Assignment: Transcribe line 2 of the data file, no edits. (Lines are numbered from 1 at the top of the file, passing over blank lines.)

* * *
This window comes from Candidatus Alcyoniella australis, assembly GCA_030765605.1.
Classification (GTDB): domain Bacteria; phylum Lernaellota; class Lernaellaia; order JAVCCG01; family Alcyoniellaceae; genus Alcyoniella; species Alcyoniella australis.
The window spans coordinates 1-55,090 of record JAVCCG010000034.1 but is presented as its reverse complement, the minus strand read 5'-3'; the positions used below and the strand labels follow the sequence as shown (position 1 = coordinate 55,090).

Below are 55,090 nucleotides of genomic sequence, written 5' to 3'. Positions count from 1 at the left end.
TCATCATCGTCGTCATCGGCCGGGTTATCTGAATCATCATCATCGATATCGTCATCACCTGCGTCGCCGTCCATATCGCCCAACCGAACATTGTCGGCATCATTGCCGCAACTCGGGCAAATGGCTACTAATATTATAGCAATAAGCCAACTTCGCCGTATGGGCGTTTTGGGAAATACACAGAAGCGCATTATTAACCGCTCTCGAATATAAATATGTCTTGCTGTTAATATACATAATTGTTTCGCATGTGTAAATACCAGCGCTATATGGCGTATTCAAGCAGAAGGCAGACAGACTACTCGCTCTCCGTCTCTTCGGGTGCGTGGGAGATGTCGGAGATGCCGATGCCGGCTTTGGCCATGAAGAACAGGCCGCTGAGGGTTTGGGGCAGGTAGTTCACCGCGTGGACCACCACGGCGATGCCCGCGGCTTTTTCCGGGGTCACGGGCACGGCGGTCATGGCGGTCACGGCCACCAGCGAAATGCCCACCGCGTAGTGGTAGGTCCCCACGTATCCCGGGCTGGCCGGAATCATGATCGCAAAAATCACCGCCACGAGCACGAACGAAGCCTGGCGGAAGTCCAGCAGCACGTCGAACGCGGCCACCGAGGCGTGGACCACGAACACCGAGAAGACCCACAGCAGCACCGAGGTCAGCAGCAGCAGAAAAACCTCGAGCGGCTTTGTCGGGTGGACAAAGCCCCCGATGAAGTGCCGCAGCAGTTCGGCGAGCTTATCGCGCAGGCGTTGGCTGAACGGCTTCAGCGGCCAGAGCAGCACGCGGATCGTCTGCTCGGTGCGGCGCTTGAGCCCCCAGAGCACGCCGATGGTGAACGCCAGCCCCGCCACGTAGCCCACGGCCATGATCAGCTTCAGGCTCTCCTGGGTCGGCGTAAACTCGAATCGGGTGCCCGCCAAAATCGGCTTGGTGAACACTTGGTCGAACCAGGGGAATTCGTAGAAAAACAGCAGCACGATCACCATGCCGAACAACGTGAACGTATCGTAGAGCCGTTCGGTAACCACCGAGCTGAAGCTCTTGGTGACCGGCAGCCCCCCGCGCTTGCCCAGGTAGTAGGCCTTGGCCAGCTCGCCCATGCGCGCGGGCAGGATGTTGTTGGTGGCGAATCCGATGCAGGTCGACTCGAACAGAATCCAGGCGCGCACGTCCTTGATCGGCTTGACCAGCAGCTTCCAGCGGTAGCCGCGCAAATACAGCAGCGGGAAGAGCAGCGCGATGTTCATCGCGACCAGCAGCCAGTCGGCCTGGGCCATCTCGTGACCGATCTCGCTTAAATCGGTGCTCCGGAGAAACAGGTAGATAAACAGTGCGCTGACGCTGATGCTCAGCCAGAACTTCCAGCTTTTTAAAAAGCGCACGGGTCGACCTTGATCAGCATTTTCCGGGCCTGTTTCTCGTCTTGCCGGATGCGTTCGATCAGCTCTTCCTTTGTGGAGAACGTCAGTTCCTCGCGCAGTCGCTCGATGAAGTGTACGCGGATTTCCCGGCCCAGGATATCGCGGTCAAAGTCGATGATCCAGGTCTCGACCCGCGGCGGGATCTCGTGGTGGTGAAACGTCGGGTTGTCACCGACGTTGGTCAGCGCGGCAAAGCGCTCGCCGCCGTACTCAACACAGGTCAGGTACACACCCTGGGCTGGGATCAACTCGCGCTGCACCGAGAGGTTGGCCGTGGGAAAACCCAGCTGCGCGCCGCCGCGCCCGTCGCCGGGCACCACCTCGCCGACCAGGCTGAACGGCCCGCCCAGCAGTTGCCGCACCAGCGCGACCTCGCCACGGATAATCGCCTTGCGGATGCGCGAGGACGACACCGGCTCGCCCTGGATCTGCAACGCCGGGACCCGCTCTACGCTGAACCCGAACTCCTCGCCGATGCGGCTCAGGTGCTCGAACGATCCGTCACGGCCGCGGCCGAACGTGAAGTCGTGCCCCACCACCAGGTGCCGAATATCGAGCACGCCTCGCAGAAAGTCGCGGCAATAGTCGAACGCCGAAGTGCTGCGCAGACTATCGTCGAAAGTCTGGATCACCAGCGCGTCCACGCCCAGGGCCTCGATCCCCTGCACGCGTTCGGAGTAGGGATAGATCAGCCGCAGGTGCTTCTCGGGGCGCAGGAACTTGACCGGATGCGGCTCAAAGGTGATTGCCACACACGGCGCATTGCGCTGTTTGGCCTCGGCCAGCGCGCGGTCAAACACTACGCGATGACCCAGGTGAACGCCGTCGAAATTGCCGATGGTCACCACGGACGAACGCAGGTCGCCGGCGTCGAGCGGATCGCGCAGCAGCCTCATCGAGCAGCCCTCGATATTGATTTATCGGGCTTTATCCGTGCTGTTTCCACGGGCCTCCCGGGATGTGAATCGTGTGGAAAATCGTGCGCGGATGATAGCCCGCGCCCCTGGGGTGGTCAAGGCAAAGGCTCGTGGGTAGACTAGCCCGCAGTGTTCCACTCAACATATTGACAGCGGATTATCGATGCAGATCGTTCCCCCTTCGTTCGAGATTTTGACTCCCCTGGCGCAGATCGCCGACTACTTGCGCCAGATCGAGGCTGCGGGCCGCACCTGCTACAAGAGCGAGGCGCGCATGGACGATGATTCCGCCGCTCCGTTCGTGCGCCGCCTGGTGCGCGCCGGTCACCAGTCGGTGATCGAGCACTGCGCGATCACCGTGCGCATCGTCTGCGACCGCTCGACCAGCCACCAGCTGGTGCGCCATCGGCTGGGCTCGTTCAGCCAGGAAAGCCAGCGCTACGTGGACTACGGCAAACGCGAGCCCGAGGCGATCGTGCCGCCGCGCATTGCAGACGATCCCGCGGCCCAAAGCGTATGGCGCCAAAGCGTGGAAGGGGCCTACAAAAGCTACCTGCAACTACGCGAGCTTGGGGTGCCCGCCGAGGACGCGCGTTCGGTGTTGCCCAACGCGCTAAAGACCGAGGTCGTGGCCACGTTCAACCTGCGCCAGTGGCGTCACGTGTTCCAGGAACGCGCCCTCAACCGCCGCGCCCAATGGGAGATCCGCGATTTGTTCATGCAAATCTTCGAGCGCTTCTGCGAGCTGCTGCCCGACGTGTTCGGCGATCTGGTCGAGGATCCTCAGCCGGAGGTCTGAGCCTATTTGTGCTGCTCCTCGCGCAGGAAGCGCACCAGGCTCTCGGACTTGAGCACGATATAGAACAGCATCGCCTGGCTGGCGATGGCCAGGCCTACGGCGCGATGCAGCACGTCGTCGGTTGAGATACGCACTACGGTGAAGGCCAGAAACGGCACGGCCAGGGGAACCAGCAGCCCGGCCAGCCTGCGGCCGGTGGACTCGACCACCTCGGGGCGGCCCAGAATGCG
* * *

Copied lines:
Classification (GTDB): domain Bacteria; phylum Lernaellota; class Lernaellaia; order JAVCCG01; family Alcyoniellaceae; genus Alcyoniella; species Alcyoniella australis.